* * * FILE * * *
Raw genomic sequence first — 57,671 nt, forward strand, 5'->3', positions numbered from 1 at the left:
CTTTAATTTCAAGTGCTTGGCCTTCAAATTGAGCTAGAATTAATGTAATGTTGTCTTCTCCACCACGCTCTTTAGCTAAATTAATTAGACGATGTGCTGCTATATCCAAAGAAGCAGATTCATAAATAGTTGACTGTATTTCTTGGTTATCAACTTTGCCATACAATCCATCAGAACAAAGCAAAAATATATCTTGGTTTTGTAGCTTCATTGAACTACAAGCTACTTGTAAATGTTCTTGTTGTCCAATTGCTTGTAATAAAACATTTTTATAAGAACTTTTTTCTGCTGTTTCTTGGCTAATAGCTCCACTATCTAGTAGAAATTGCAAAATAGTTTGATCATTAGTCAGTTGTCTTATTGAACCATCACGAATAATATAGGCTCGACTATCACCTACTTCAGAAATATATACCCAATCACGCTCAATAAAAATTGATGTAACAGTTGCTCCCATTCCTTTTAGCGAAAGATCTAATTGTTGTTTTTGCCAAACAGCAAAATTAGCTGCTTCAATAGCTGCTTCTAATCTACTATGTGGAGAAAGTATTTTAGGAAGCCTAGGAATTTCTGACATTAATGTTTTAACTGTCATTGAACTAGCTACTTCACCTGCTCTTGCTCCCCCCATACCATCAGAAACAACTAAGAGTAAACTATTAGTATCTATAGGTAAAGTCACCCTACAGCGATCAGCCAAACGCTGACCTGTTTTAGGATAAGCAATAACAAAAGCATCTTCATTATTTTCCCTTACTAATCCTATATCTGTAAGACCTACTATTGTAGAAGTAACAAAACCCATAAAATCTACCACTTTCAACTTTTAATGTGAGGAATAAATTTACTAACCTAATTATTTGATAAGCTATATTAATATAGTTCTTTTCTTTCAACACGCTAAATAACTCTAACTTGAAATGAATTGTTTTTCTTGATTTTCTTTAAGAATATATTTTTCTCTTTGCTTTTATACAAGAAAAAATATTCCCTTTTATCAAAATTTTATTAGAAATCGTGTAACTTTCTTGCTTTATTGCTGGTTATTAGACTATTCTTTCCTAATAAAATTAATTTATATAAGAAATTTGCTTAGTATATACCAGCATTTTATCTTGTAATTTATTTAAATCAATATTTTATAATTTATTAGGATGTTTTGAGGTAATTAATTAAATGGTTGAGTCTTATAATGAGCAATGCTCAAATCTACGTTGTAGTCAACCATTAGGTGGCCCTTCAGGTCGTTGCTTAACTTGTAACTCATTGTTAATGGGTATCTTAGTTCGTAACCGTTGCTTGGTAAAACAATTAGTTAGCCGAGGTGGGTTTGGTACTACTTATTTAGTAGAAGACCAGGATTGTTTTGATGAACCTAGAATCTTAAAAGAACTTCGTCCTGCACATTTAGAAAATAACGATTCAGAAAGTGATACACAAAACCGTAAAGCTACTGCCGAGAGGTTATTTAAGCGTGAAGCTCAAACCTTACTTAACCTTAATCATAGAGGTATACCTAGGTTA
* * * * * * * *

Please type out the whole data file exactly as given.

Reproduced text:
Raw genomic sequence first — 57,671 nt, forward strand, 5'->3', positions numbered from 1 at the left:
CTTTAATTTCAAGTGCTTGGCCTTCAAATTGAGCTAGAATTAATGTAATGTTGTCTTCTCCACCACGCTCTTTAGCTAAATTAATTAGACGATGTGCTGCTATATCCAAAGAAGCAGATTCATAAATAGTTGACTGTATTTCTTGGTTATCAACTTTGCCATACAATCCATCAGAACAAAGCAAAAATATATCTTGGTTTTGTAGCTTCATTGAACTACAAGCTACTTGTAAATGTTCTTGTTGTCCAATTGCTTGTAATAAAACATTTTTATAAGAACTTTTTTCTGCTGTTTCTTGGCTAATAGCTCCACTATCTAGTAGAAATTGCAAAATAGTTTGATCATTAGTCAGTTGTCTTATTGAACCATCACGAATAATATAGGCTCGACTATCACCTACTTCAGAAATATATACCCAATCACGCTCAATAAAAATTGATGTAACAGTTGCTCCCATTCCTTTTAGCGAAAGATCTAATTGTTGTTTTTGCCAAACAGCAAAATTAGCTGCTTCAATAGCTGCTTCTAATCTACTATGTGGAGAAAGTATTTTAGGAAGCCTAGGAATTTCTGACATTAATGTTTTAACTGTCATTGAACTAGCTACTTCACCTGCTCTTGCTCCCCCCATACCATCAGAAACAACTAAGAGTAAACTATTAGTATCTATAGGTAAAGTCACCCTACAGCGATCAGCCAAACGCTGACCTGTTTTAGGATAAGCAATAACAAAAGCATCTTCATTATTTTCCCTTACTAATCCTATATCTGTAAGACCTACTATTGTAGAAGTAACAAAACCCATAAAATCTACCACTTTCAACTTTTAATGTGAGGAATAAATTTACTAACCTAATTATTTGATAAGCTATATTAATATAGTTCTTTTCTTTCAACACGCTAAATAACTCTAACTTGAAATGAATTGTTTTTCTTGATTTTCTTTAAGAATATATTTTTCTCTTTGCTTTTATACAAGAAAAAATATTCCCTTTTATCAAAATTTTATTAGAAATCGTGTAACTTTCTTGCTTTATTGCTGGTTATTAGACTATTCTTTCCTAATAAAATTAATTTATATAAGAAATTTGCTTAGTATATACCAGCATTTTATCTTGTAATTTATTTAAATCAATATTTTATAATTTATTAGGATGTTTTGAGGTAATTAATTAAATGGTTGAGTCTTATAATGAGCAATGCTCAAATCTACGTTGTAGTCAACCATTAGGTGGCCCTTCAGGTCGTTGCTTAACTTGTAACTCATTGTTAATGGGTATCTTAGTTCGTAACCGTTGCTTGGTAAAACAATTAGTTAGCCGAGGTGGGTTTGGTACTACTTATTTAGTAGAAGACCAGGATTGTTTTGATGAACCTAGAATCTTAAAAGAACTTCGTCCTGCACATTTAGAAAATAACGATTCAGAAAGTGATACACAAAACCGTAAAGCTACTGCCGAGAGGTTATTTAAGCGTGAAGCTCAAACCTTACTTAACCTTAATCATAGAGGTATACCTAGGTTA